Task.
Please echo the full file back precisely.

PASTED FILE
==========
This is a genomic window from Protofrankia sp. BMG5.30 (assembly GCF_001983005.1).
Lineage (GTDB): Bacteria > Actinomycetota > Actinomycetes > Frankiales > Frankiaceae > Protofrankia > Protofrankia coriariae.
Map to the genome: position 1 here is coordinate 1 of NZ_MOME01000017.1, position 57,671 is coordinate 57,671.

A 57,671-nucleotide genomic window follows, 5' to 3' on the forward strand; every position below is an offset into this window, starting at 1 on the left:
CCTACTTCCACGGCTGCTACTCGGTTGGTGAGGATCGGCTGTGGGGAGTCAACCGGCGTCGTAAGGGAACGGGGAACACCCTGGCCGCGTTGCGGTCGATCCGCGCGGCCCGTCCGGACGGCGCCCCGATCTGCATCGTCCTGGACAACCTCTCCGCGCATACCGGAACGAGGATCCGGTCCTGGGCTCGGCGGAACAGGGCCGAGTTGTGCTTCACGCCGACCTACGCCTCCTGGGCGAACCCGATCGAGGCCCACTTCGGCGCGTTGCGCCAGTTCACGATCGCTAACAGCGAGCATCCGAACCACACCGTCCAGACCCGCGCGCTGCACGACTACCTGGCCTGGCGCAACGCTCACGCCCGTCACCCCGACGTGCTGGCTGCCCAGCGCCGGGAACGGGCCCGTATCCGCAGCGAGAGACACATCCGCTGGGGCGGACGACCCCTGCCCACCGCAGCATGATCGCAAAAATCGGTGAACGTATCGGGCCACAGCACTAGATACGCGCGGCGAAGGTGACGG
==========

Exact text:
This is a genomic window from Protofrankia sp. BMG5.30 (assembly GCF_001983005.1).
Lineage (GTDB): Bacteria > Actinomycetota > Actinomycetes > Frankiales > Frankiaceae > Protofrankia > Protofrankia coriariae.
Map to the genome: position 1 here is coordinate 1 of NZ_MOME01000017.1, position 57,671 is coordinate 57,671.

A 57,671-nucleotide genomic window follows, 5' to 3' on the forward strand; every position below is an offset into this window, starting at 1 on the left:
CCTACTTCCACGGCTGCTACTCGGTTGGTGAGGATCGGCTGTGGGGAGTCAACCGGCGTCGTAAGGGAACGGGGAACACCCTGGCCGCGTTGCGGTCGATCCGCGCGGCCCGTCCGGACGGCGCCCCGATCTGCATCGTCCTGGACAACCTCTCCGCGCATACCGGAACGAGGATCCGGTCCTGGGCTCGGCGGAACAGGGCCGAGTTGTGCTTCACGCCGACCTACGCCTCCTGGGCGAACCCGATCGAGGCCCACTTCGGCGCGTTGCGCCAGTTCACGATCGCTAACAGCGAGCATCCGAACCACACCGTCCAGACCCGCGCGCTGCACGACTACCTGGCCTGGCGCAACGCTCACGCCCGTCACCCCGACGTGCTGGCTGCCCAGCGCCGGGAACGGGCCCGTATCCGCAGCGAGAGACACATCCGCTGGGGCGGACGACCCCTGCCCACCGCAGCATGATCGCAAAAATCGGTGAACGTATCGGGCCACAGCACTAGATACGCGCGGCGAAGGTGACGG